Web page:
Ghislaine Maxwell’s lawyers try to bar prosecutors from calling Epstein accusers ‘victims’

Lawyers defending the British socialite and alleged Jeffrey Epstein associate are asking a US judge to suppress swathes of evidence in her trial for sex trafficking

Independent Staff
Wednesday 20 October 2021 22:32
Ghislaine Maxwell charged with multiple counts of sexual exploitation, US Attorney announces

Lawyers for Ghislaine Maxwell have said they will ask a US judge to ban the prosecution from referring to Jeffrey Epstein’s accusers as “victims” or “minor victims” during her trial for sex trafficking.

In a motion filed in federal court in New York on Monday, Ms Maxwell’s counsel said they intend to submit a sweeping range of motions to suppress evidence that they claim will prejudice a jury.

They will ask the court to block “reference to the accusers as ‘victims’ or ‘minor victims’”, expert testimony from law enforcement witnesses, evidence of alleged past perjury by Ms Maxwell and all evidence related to one of four accusers.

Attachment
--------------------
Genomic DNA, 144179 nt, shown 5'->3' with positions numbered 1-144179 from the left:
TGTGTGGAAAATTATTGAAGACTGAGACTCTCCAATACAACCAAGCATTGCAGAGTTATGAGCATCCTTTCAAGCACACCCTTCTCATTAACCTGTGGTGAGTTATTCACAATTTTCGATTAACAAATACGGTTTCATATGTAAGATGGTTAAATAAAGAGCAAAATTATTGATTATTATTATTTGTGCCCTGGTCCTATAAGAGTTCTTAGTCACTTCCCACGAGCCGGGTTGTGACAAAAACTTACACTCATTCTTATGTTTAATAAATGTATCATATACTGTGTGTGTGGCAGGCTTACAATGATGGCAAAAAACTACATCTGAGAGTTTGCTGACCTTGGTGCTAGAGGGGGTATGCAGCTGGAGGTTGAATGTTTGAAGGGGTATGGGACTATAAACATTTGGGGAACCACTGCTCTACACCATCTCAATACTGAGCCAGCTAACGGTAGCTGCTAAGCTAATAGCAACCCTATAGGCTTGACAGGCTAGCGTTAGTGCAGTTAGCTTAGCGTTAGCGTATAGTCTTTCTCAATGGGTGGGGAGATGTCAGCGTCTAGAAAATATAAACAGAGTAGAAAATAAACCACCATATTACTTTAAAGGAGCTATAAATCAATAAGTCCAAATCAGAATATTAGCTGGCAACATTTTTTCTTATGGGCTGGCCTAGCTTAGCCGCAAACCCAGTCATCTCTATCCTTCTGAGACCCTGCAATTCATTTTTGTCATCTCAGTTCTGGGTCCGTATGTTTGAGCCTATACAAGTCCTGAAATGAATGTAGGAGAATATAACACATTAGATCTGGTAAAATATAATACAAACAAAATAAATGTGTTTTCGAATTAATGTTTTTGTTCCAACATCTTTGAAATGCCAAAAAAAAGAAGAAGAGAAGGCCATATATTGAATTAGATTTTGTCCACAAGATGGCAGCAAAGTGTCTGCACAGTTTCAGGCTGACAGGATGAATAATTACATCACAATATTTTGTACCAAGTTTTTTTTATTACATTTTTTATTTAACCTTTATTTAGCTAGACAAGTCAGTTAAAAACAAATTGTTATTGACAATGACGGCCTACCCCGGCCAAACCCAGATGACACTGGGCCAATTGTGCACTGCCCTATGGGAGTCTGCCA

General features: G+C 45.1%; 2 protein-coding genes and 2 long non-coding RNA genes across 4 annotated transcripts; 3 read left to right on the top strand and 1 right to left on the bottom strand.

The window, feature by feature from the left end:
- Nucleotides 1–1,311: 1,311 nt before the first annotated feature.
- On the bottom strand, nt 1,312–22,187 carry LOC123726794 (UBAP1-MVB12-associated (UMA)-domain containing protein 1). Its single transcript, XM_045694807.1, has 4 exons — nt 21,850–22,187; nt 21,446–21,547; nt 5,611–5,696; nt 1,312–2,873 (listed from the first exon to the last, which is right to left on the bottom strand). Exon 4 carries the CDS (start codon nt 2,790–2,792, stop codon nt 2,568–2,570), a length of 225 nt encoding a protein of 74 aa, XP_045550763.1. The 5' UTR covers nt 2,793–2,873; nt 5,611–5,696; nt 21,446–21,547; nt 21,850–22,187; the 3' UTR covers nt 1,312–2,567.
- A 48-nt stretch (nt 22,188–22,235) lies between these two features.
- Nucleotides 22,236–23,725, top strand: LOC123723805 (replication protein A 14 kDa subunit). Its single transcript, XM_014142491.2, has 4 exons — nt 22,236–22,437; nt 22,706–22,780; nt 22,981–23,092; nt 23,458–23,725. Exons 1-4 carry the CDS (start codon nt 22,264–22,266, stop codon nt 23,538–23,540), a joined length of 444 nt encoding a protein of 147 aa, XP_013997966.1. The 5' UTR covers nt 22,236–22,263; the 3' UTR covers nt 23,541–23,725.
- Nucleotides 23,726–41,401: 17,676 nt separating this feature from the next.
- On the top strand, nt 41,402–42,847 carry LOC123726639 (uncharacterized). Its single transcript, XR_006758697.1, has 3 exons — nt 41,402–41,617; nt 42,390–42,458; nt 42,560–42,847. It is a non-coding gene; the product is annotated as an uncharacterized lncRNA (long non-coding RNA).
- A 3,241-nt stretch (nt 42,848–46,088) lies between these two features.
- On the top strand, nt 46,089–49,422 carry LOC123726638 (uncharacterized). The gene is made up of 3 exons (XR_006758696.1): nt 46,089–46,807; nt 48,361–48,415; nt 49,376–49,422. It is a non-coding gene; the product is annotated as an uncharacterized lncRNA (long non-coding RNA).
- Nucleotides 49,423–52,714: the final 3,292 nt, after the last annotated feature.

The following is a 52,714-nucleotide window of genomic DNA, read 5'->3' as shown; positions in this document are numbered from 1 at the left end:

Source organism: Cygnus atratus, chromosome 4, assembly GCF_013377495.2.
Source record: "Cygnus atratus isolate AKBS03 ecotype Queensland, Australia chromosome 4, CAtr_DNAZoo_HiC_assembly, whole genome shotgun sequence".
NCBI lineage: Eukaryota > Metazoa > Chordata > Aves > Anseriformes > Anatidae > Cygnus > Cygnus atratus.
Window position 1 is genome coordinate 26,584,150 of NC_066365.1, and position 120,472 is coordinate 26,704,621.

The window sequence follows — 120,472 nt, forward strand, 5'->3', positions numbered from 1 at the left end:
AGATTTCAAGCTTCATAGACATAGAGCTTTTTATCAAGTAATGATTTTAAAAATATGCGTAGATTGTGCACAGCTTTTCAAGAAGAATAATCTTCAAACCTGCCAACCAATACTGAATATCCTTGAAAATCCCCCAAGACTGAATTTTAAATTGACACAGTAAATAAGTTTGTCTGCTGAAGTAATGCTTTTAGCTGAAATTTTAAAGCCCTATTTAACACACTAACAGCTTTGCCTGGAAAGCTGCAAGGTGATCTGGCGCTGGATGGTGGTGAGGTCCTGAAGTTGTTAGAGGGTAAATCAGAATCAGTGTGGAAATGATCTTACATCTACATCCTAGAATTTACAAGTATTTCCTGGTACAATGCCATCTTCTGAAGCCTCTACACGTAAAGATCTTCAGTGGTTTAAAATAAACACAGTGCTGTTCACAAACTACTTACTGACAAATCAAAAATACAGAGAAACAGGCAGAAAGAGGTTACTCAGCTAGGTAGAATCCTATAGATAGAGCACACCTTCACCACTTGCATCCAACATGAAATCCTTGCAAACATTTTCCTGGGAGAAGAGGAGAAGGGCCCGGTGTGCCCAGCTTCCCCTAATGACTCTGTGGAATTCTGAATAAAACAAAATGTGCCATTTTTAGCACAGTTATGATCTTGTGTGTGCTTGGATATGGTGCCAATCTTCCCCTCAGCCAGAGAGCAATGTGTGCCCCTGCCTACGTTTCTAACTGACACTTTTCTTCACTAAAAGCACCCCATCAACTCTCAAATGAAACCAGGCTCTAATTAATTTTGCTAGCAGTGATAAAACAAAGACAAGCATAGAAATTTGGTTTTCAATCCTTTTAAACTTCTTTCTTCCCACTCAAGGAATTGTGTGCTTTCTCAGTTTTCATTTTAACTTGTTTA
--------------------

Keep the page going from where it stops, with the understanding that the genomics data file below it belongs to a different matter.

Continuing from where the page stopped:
Ms Maxwell is accused of trafficking teenage girls for Jeffrey Epstein, a financier and convicted child abuser who died in jail in 2019 after being charged with a sweeping trafficking scheme involving “dozens” of under-age girls.

Prosecutors claim that Ms Maxwell, the daughter of British newspaper tycoon Robert Maxwell, was a key part of Epstein’s scheme, and one accuser in a previous court case said Maxwell made her Epstein’s “sex slave”.

The Monday motions, first reported by the NBC Universal owned true crime channel Oxygen, build on a memo from Ms Maxwell’s legal team on 12 October.

“A tsunami of reporting in every conceivable form – newspapers, magazines, books, television, radio, video streaming services, podcasts, social media platforms – has broadcast this case locally, nationally, and globally,” the memo said.

“Without a doubt, and without any credible evidentiary basis, Ms Maxwell has been tried, convicted, and condemned in the court of public opinion.”

Ms Maxwell denies the allegations. Her trial is scheduled to begin on 29 November.

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